LOVE FF on black
 History of GHFD #8
By Vivian Matsen and Shari Curtright
After a large fire in Moclips, in 1959, Bill Zack and Roy Tottie talked to the Aberdeen Fire Department to find out how they might start a fire department in the Moclips/Aloha/Pacific Beach area.

The Aloha Lumber Company purchased the first fire truck, an old GI rig, and the first ambulance “the Blue Bomb” – an old Chevy Suburban. The company kept the truck in a garage in Aloha (across from the tavern). Later, the company gave the district the garage and it was sometime afterward that the commissioners discovered the district owned the building but not the land. ITT Rayonier owned the land.

Eventually, the bus garage at the old Moclips school (at the bottom of the hill) was used as a fire truck garage until a new garage was built near the river. The property was given to the ‘Moclips Community Club’, and later they turned it over to the fire department.

Some of the first fire department members included Jim Harvey (who was a first aid instructor), Bob Harper, & (Wild) Willie Whitbeck. Most of the fire and ambulance crew were from the Aloha mill and could assist while on the job. It was indeed a “scoop and run” affair. The highest certification for the ambulance crew was Basic First Aid, until the State stepped in later and required higher certification.

In the ’60’s, a fire hall was built in Pacific Beach. All three fire halls, Pacific Beach, Moclips, and Aloha were used until the new fire station was built, in 2002.

In 1978 the State mandated that the ambulance crew had to increase their medical certification qualification level to “Advanced First Aid”.

In 1979 a group of community members attended an EMT class, the first for this district. At that time there were about 10 ambulance crew members which included Myrna Figg, Chris Walthers, Kathy Balaki, Linda and Larry Shelton, Bob Webb, and Marion Keeney. Lolly Roberts attended the first or second EMT class also. There were 5 local dispatchers at the time and you could say they were the pioneers of “networking”. There was one emergency phone number and 5 dispatchers, whoever happened to pick up the phone first, dispatched the ambulance.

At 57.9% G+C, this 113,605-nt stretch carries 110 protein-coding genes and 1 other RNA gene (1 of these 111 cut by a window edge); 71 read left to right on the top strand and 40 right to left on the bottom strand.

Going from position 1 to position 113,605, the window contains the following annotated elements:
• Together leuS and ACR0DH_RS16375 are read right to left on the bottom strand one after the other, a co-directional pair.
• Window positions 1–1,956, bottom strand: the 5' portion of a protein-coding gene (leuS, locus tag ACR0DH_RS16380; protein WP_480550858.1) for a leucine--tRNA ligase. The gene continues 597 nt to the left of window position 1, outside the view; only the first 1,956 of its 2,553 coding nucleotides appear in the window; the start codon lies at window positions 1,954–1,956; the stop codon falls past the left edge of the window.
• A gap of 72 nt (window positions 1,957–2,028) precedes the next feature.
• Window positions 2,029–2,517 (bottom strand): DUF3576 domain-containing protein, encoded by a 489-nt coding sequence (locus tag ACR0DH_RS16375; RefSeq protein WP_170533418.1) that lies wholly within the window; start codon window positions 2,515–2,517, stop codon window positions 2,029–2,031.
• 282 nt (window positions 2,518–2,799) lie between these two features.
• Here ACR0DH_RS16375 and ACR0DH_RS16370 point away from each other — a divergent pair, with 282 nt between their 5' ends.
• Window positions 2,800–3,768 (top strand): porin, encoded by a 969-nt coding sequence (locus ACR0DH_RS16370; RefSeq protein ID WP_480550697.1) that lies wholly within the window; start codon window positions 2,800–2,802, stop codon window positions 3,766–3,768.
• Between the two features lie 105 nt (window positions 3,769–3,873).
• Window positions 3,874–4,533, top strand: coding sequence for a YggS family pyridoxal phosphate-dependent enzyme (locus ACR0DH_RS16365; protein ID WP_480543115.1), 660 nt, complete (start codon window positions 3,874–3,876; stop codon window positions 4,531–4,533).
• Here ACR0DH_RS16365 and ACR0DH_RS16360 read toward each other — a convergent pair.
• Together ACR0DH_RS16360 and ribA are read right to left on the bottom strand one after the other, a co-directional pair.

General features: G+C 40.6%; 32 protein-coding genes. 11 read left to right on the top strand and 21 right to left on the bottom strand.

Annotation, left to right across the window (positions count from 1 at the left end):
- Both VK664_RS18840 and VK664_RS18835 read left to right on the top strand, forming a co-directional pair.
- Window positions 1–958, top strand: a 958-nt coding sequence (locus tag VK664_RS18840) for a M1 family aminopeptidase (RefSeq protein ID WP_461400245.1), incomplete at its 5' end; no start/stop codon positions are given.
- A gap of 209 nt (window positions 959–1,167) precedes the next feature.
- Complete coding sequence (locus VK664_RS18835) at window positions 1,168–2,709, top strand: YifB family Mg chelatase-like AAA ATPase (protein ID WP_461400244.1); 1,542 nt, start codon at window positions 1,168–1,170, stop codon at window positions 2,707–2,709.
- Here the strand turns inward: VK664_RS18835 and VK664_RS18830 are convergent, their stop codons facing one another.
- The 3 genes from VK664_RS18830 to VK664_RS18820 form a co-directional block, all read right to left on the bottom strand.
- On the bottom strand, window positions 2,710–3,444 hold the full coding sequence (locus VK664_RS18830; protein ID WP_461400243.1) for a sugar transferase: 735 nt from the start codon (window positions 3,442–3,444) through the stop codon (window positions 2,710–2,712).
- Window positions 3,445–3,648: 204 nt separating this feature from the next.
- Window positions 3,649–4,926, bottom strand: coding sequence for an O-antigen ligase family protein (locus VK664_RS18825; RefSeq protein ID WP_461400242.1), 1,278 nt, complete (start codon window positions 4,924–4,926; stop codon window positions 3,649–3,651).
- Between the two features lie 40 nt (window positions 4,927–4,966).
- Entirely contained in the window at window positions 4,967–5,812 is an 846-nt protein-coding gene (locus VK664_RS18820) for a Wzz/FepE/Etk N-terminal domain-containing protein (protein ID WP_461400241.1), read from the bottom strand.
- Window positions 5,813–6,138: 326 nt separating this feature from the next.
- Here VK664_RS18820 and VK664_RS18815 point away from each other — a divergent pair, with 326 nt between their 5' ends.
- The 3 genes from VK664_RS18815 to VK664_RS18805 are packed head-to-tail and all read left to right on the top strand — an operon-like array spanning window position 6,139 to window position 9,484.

Sometime between 1979 and 1980, The Aloha mill gave the community/fire dept. “the Blue Bomb”.
In 1980 the community bought a red and white Dodge Van ambulance from Quinault Fire Dept. for around $3,000 to $5,000. It replaced the Blue Bomb and was used from 1980 to 1983.

In 1983 the district bought a brand new 1983 Braun ambulance for about $55,000, through a bond levy. Vivian Matsen and Pat Davis traveled to Ohio to bring it back. The District also purchased the first real fire truck (8701). The 1984 pumper is still in use and looks and works great!

In 1984 a rebuilt 1978 model water tender, with a holding capacity of 3,000 gallons, was purchased.
In 2002 the new community center/ fire station was built, by the overwhelming support of the community, through their approval of a tax levy.